Every time I visit the O2, I see people climbing to the top and always think to myself how cool it’d be to do that. When the opportunity came my way however, I realised that my tea of heights wouldn’t even let me experience it so I pass it on to my friend and colleague Akesha and below is her review.
I was so excited to experience Up At The O2 as I hadn’t heard a great deal about it. We we’re booked for the sunset climb at 6.30pm and the booking receipt states that you should arrive around 15 minutes before your time slot, which we did, but despite this we didn’t start our briefing until 6:30 anyway so I think that’s just to make sure no ones late.
Once it was our time we were taken through to watch an odd video briefing, (which even our
guide prefaced by saying how weird it is) that provided all the safety information about the climb. Once that finished our guide reinforced the safety info to really hone in on the importance of it. We were then taken through to the equipment part to get our jackets and our harnesses and told to use the toilet. I already needed it so that was fine, but I would say if you don’t, force one out anyway because there is literally no way for you to go once you’re on your way up.
In regards to the safety gear, we were given a jacket (not a bodysuit – phew), climb shoes and a harness. You’re allowed to bring your phone/little camera up but have to keep it zipped up in your jacket pocket until you get to the “viewing platform”. You have to leave your bags and shoes in a box, which is stored in a large container in the dressing room. The safety harness is pretty comfortable, the only annoying thing is the attachment that you have to wear that hooks you onto the building which you have to just let dangle between your legs – awks. You can hold it but it’s gets heavy.
Once you finally start the climb after all that kaffufle, that’s when you realise how worth it it is! Firstly there is no need to be scared as you are literally attached to the O2 so there’s nowhere to fall off and the mechanism you’re attached to you have to pull through each section stopcan’t really slide back or forward -you’re completely in control. The first part of the climb is the hardest – it’s like walking up an impossibly steep hill but super slowly so it’s not too taxing on the old heart! On the way up your tour guide talks to you a bit about a few sights and I, a life long south Londoner, even learnt so new things about my stomping ground! Once you get to the viewing platform you’re able to unhook yourself and walk about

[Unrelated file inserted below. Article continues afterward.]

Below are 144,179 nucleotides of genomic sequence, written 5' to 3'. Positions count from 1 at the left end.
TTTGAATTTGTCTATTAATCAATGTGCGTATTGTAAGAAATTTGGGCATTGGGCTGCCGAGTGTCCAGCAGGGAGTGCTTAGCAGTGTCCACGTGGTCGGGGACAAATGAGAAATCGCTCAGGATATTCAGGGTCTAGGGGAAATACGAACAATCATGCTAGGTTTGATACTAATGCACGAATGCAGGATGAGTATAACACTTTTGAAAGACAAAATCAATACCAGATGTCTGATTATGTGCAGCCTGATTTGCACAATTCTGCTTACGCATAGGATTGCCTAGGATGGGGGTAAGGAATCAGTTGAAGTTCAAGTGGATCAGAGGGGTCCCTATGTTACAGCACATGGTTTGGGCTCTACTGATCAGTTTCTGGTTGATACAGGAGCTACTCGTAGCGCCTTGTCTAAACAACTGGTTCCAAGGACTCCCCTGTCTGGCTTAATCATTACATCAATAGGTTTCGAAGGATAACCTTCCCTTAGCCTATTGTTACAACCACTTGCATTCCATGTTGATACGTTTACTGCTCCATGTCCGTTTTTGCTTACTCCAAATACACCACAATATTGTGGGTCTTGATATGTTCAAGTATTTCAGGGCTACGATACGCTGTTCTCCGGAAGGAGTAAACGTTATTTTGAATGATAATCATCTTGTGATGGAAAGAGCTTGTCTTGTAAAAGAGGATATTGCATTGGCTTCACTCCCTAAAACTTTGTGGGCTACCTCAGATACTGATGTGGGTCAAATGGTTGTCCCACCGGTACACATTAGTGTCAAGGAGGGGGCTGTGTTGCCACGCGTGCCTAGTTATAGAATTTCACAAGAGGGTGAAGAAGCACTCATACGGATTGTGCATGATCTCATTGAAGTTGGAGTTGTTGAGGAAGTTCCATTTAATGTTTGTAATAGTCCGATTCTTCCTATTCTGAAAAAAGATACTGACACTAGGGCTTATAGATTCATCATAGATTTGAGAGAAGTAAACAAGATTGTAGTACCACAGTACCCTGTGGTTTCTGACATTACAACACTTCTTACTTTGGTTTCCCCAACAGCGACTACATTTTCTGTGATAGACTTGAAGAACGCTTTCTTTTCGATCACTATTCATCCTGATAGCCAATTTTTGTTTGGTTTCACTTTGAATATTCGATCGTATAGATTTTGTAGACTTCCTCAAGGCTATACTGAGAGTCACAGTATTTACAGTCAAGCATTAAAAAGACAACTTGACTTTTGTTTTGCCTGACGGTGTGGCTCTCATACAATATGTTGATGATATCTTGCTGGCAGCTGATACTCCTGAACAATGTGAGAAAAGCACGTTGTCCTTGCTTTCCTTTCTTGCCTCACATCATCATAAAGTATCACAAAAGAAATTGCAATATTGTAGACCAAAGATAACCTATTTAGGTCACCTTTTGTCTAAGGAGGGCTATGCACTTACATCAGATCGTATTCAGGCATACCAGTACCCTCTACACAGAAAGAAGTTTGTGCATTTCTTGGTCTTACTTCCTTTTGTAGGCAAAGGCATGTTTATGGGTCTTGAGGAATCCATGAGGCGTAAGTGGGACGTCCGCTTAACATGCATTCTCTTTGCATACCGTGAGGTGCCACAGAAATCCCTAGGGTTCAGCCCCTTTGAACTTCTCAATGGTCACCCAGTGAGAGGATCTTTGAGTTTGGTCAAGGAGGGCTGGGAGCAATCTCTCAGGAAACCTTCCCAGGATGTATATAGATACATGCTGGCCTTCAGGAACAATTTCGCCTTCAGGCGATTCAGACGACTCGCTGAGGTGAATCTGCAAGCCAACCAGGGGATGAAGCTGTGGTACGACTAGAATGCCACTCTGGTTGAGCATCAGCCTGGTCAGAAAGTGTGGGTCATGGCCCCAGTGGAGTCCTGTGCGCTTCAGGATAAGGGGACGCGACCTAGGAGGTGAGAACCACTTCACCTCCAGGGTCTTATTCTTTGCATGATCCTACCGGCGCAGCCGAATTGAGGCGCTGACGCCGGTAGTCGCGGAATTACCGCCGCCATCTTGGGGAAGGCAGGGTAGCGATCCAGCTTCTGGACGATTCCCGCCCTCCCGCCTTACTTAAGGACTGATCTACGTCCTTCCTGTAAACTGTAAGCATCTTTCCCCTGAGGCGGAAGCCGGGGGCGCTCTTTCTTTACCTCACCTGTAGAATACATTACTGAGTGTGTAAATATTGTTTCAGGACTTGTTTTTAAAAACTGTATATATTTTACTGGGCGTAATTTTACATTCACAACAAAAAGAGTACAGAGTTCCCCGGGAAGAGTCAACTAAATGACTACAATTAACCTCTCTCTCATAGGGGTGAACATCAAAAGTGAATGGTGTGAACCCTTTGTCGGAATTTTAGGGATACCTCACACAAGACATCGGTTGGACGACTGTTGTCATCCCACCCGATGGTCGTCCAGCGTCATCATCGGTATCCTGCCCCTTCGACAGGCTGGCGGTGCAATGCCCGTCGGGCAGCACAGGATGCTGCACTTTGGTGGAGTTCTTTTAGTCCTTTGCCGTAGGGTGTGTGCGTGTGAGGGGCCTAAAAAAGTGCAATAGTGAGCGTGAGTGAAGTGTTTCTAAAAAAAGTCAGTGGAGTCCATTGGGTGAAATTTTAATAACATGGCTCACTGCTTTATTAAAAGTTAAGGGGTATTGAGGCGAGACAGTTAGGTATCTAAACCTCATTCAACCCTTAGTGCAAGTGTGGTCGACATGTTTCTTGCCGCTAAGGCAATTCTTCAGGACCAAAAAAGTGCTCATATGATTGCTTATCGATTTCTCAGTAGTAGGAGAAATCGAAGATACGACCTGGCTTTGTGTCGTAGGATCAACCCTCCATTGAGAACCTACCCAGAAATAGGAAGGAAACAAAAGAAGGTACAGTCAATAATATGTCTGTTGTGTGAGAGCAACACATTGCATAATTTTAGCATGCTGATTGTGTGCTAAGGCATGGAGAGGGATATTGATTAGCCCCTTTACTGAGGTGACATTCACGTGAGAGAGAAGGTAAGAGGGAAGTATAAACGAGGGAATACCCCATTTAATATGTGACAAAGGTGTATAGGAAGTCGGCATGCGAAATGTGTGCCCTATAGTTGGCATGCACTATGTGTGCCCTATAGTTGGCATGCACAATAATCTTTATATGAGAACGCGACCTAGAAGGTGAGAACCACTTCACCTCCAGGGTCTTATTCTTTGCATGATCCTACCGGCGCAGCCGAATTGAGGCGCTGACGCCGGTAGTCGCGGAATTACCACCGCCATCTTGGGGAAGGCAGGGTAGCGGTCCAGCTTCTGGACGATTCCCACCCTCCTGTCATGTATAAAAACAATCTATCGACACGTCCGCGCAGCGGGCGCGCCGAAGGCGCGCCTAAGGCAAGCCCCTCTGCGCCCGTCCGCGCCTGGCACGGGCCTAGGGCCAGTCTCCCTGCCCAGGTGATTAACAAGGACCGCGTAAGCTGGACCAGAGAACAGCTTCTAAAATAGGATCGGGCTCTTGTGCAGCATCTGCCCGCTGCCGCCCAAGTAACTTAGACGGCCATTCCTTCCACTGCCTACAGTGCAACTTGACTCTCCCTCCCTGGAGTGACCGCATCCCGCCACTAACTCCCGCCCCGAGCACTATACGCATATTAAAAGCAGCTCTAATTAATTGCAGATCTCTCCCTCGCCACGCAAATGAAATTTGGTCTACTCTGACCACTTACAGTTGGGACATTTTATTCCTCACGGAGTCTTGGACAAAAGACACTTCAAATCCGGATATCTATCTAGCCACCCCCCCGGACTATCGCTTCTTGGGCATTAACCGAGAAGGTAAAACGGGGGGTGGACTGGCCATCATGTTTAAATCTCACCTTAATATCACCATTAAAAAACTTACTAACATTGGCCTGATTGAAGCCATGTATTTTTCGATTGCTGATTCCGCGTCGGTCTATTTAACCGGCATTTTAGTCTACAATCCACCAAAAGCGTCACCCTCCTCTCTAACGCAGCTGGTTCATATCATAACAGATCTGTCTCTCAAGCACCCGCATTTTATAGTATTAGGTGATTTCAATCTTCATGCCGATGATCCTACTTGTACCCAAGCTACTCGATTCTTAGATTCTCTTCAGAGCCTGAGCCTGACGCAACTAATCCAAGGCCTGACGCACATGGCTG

(or sit down) and take pictures/take in the view.
Now I’m not going to lie and say it’s a view to rival The Shard, as of course the O2 isn’t the same structure or height, but what I loved about it was that you got to see the a lesser known part of the city in all its glory. So much focus is shone on Central London so it was nice to see another side of London’s landscape. I would definitely recommend the sunset climb if you’re wondering what time to go (even our guide, Kate, said we picked the best time) as nothing really beats a stunning pink sun setting over London.
The breathtaking pictures that Akesha took Up at The O2 made me wish I go to see it with my own eyes. I do agree with her and the guide about the sunset being the best time to climb. Imagine seeing this view whilst on a date.
For more information about Up At The O2 please click here and here for opening times.